• If your hair is floating partially and sinking partially: it may be because the ends are more porous than the roots. To test this, wet only the ends or roots separately and see if they float or sink. Re-do the test on the ends and roots of your hair separately.
  • If your hair sinks or is just under the surface after 10 minutes: it is porous.

Check out this video tutorial for alternative ways to test your hair

Video credit: Healthy Afro Hair

Careful observation

Out of all the products and tools available for hair, your eyes, hands, ears and mind are the most important. If oil and conditioner just sit on top of your hair instead of being absorbed, if you’ve never dyed it or handled it roughly, then it probably has lower or normal porosity.

If on the other hand your hair easily absorbs oil and conditioner, is rarely weighed down, and is often dry and brittle – then you have likely high porosity hair.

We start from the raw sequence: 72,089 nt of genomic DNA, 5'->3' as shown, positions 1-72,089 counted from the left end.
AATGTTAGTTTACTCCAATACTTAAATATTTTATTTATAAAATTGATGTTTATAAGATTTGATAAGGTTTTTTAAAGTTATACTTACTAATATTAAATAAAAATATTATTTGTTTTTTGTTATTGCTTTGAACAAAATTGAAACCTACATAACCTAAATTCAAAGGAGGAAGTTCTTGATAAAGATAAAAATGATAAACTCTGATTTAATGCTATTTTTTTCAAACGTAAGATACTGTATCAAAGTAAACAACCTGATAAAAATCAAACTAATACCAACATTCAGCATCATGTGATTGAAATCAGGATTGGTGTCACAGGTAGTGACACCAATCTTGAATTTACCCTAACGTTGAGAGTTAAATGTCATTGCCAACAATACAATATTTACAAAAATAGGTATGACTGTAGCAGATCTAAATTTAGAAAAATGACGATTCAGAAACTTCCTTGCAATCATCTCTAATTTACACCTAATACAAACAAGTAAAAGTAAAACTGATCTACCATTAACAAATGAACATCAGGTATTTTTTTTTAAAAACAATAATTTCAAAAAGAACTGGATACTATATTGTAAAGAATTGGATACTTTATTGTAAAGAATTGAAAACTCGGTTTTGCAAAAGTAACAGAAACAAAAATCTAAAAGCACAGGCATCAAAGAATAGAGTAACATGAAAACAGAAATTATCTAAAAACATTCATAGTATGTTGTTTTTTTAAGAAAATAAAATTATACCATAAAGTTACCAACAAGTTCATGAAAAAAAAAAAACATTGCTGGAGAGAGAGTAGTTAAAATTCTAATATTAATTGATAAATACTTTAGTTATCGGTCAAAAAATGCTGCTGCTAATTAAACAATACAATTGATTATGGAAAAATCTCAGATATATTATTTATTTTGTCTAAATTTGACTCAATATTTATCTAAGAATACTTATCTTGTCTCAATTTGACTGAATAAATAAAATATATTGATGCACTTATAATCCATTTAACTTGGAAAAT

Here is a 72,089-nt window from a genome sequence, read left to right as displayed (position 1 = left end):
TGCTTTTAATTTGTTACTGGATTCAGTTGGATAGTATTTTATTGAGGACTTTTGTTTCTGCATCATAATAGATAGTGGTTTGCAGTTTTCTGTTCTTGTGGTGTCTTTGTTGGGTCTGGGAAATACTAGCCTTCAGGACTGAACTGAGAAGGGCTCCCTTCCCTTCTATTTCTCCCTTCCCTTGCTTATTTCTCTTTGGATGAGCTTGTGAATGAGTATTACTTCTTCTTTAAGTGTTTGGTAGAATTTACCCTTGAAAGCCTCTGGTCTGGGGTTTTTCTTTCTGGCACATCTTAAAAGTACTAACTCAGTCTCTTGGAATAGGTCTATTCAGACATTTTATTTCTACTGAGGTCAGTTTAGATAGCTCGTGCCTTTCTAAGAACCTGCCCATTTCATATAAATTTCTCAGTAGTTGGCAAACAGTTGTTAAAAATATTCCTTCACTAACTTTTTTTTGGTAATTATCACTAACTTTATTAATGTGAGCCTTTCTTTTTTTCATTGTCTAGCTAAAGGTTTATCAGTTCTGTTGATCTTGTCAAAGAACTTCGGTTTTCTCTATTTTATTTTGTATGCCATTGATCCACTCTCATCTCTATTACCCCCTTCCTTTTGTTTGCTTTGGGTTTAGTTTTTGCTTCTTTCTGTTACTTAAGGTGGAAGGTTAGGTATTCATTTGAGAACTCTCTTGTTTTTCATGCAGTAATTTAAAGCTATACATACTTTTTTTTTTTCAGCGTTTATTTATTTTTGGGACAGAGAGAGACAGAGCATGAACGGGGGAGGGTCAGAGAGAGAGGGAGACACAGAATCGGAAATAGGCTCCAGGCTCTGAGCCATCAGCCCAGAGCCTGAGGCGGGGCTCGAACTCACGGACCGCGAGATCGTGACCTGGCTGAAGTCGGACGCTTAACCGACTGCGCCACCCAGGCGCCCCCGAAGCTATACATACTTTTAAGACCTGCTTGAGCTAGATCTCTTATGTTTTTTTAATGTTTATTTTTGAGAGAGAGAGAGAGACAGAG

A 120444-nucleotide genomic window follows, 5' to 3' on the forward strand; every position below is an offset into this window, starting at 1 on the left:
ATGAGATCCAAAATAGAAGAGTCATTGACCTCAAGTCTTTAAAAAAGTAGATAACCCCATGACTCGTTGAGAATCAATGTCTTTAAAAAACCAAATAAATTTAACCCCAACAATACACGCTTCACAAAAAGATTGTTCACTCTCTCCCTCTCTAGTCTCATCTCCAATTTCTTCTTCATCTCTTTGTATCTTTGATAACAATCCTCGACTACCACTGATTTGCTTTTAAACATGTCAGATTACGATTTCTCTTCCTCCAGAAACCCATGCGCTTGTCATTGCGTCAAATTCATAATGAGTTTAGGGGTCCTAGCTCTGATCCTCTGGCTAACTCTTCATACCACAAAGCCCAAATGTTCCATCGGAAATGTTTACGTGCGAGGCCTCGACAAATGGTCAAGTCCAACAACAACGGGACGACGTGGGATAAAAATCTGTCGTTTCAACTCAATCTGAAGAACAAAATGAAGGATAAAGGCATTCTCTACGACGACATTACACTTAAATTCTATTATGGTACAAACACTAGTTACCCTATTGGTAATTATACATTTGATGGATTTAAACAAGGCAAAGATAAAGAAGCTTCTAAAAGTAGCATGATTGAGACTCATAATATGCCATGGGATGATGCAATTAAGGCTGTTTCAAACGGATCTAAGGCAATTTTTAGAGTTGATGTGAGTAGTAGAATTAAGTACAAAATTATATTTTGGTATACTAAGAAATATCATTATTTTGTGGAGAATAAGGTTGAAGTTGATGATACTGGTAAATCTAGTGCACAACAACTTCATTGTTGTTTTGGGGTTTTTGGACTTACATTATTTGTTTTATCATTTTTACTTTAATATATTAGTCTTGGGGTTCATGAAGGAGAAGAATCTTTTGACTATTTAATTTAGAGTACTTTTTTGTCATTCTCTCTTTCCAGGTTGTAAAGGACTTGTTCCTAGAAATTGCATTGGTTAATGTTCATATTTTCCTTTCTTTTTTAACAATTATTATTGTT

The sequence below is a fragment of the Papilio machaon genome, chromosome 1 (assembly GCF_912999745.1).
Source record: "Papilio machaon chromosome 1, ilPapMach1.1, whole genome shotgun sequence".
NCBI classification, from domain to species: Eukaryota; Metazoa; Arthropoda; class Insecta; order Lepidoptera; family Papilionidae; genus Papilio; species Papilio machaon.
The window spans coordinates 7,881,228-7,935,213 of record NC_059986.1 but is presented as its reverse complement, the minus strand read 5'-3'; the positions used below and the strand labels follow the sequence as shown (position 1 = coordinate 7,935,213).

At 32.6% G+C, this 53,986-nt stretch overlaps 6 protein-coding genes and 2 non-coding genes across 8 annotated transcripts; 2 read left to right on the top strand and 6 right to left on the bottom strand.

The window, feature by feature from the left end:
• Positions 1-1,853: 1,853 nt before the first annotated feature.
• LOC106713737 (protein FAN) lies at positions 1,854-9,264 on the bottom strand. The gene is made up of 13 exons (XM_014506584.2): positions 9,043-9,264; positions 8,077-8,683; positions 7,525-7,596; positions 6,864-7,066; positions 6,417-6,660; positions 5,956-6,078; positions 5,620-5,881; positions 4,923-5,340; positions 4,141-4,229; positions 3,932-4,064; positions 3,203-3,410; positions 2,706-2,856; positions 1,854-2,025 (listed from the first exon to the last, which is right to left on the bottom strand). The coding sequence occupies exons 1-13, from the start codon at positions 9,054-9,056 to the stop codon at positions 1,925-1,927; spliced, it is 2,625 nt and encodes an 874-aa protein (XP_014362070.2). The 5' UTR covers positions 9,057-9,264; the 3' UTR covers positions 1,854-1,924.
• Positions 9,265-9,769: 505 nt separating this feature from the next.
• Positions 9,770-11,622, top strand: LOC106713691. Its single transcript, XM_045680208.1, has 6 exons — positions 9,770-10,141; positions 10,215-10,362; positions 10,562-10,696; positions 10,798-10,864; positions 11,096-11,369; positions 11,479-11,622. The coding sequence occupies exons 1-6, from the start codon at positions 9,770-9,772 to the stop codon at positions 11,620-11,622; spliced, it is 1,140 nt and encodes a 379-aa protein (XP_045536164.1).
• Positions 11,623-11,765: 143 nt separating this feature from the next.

It is also possible to have several porosities along your entire head of hair – for example, you may have low porosity at the roots, normal porosity in the middle of your hair, and high porosity towards the ends.

The bottom line is to learn to listen to what your hair tells you and let that guide your hair care choices!

Ways to Treat Low Porosity Hair

There are several ways that you can do to make sure your hair stays moisturized and healthy.

Hydrating low porosity hair is one of the most important things you can do and it requires a different mentality and methods.

Remember that your hair naturally repels water because it is low porosity, so you have to work hard at getting adequate hydration into your hair.


  • Use indirect heat in the form of a steamer (which simultaneously opens the cuticle and delivers water to the hair) when deep conditioning your hair.
  • Use a lot of water with your styling products; hydrated hair is more elastic, flexible, and less frizzy.
  • Use film-forming humectants (they retain water in your hair), such as marshmallow root, slippery elm, pectin, flaxseed gel, pathenol, beet extract, aloe vera, hydroxypropyltrimounium honey, etc.
  • A sealant such as oil or butter for added softness and flexibility.
  • Use light oils like jojoba, grapeseed, sunflower, jojoba, and sweet almond oil to help lubricate your hair without making it feel weighed down. Note: that not all oils and applications are appropriate for everyone. Play around with them and see what works best for your specific hair.